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AAESS Cancer Position Statement - Optimising cancer outcomes through exercise

AAESS Cancer Position Statement - Optimising cancer outcomes through exercise

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Published by SE Tan
Abstract
Cancer represents a major public health concern in Australia. Causes of cancer are multifactorial with lack of physical activity being
considered one of the known risk factors, particularly for breast and colorectal cancers. Participating in exercise has also been associated
with benefits during and following treatment for cancer, including improvements in psychosocial and physical outcomes, as well as better
compliance with treatment regimens, reduced impact of disease symptoms and treatment-related side-effects, and survival benefits for particular
cancers. The general exercise prescription for people undertaking or having completed cancer treatment is of low to moderate intensity, regular
frequency (3–5 times/week) for at least 20 min per session, involving aerobic, resistance or mixed exercise types. Future work needs to push
the boundaries of this exercise prescription, so that we can better understand what constitutes optimal, desirable and necessary frequency,
duration, intensity and type, and how specific characteristics of the individual (e.g., age, cancer type, treatment, presence of specific symptoms)
influence this prescription. What follows is a summary of the cancer and exercise literature, in particular the purpose of exercise following
diagnosis of cancer, the potential benefits derived by cancer patients and survivors from participating in exercise programs, and exercise
prescription guidelines and contraindications or considerations for exercise prescription with this special population. This report represents
the position stand of the Australian Association of Exercise and Sport Science on exercise and cancer recovery and has the purpose of guiding
exercise practitioners in their work with cancer patients.
Abstract
Cancer represents a major public health concern in Australia. Causes of cancer are multifactorial with lack of physical activity being
considered one of the known risk factors, particularly for breast and colorectal cancers. Participating in exercise has also been associated
with benefits during and following treatment for cancer, including improvements in psychosocial and physical outcomes, as well as better
compliance with treatment regimens, reduced impact of disease symptoms and treatment-related side-effects, and survival benefits for particular
cancers. The general exercise prescription for people undertaking or having completed cancer treatment is of low to moderate intensity, regular
frequency (3–5 times/week) for at least 20 min per session, involving aerobic, resistance or mixed exercise types. Future work needs to push
the boundaries of this exercise prescription, so that we can better understand what constitutes optimal, desirable and necessary frequency,
duration, intensity and type, and how specific characteristics of the individual (e.g., age, cancer type, treatment, presence of specific symptoms)
influence this prescription. What follows is a summary of the cancer and exercise literature, in particular the purpose of exercise following
diagnosis of cancer, the potential benefits derived by cancer patients and survivors from participating in exercise programs, and exercise
prescription guidelines and contraindications or considerations for exercise prescription with this special population. This report represents
the position stand of the Australian Association of Exercise and Sport Science on exercise and cancer recovery and has the purpose of guiding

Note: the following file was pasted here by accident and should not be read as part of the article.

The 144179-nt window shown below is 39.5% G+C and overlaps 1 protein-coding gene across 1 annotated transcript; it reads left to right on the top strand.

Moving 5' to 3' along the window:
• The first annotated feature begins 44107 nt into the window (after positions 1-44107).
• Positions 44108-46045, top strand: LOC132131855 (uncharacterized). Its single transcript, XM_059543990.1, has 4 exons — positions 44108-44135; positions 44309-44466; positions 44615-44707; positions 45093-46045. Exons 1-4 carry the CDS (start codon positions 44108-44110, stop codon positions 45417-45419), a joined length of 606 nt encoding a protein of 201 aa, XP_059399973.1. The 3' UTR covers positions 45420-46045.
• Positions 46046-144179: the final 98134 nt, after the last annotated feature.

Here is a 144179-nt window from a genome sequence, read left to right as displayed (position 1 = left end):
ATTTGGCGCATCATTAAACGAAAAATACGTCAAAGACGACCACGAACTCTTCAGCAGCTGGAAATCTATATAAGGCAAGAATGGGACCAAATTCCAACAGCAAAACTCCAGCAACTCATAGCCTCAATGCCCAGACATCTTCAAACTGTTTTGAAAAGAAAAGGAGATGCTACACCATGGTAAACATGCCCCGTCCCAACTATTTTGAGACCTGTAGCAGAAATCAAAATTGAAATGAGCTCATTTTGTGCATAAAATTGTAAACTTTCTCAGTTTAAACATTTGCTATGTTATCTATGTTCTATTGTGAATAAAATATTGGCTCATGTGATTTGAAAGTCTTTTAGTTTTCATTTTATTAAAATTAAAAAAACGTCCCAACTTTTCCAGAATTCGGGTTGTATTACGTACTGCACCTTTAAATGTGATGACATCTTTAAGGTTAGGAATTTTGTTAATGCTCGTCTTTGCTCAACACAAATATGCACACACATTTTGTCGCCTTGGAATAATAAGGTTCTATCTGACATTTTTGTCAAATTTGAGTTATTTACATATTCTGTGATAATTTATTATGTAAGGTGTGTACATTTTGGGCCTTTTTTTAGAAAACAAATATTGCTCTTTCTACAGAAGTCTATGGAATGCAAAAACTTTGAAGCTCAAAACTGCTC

exercise practitioners in their work with cancer patients.

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Journal of Science and Medicine in Sport 12 (2009) 428–434
Position stand
Australian Association for Exercise and Sport Science position stand:Optimising cancer outcomes through exercise
Sandra C. Hayes
a
,
, Rosalind R. Spence
b
, Daniel A. Galvão
c
, Robert U. Newton
c
a
 Institute of Health and Biomedical Innovation, School of Public Health, Queensland University of Technology, Australia
b
School of Human Movement Studies, University of Queensland, Australia
c
Vario Health Institute, Edith Cowan University, Western Australia, Australia
Received 19 November 2008; received in revised form 20 March 2009; accepted 20 March 2009
Abstract
Cancer represents a major public health concern in Australia. Causes of cancer are multifactorial with lack of physical activity beingconsidered one of the known risk factors, particularly for breast and colorectal cancers. Participating in exercise has also been associatedwith benefits during and following treatment for cancer, including improvements in psychosocial and physical outcomes, as well as bettercompliancewithtreatmentregimens,reducedimpactofdiseasesymptomsandtreatment-relatedside-effects,andsurvivalbenefitsforparticularcancers.Thegeneralexerciseprescriptionforpeopleundertakingorhavingcompletedcancertreatmentisoflowtomoderateintensity,regularfrequency (3–5times/week) for at least 20min per session, involving aerobic, resistance or mixed exercise types. Future work needs to pushthe boundaries of this exercise prescription, so that we can better understand what constitutes optimal, desirable and necessary frequency,duration,intensityandtype,andhowspecificcharacteristicsoftheindividual(e.g.,age,cancertype,treatment,presenceofspecificsymptoms)influence this prescription. What follows is a summary of the cancer and exercise literature, in particular the purpose of exercise followingdiagnosis of cancer, the potential benefits derived by cancer patients and survivors from participating in exercise programs, and exerciseprescription guidelines and contraindications or considerations for exercise prescription with this special population. This report representsthe position stand of the Australian Association of Exercise and Sport Science on exercise and cancer recovery and has the purpose of guidingexercise practitioners in their work with cancer patients.© 2009 Sports Medicine Australia. Published by Elsevier Ltd. All rights reserved.
Keywords:
Exercise; Neoplasms; Rehabilitation; Survival; Quality of life; Cancer
1. Exercise and cancer prevention
One in three Australian men and one in four womenwill be directly affected by cancer before the age of 75,with melanoma, prostate, colorectal, breast and lung can-cers comprising the most common types.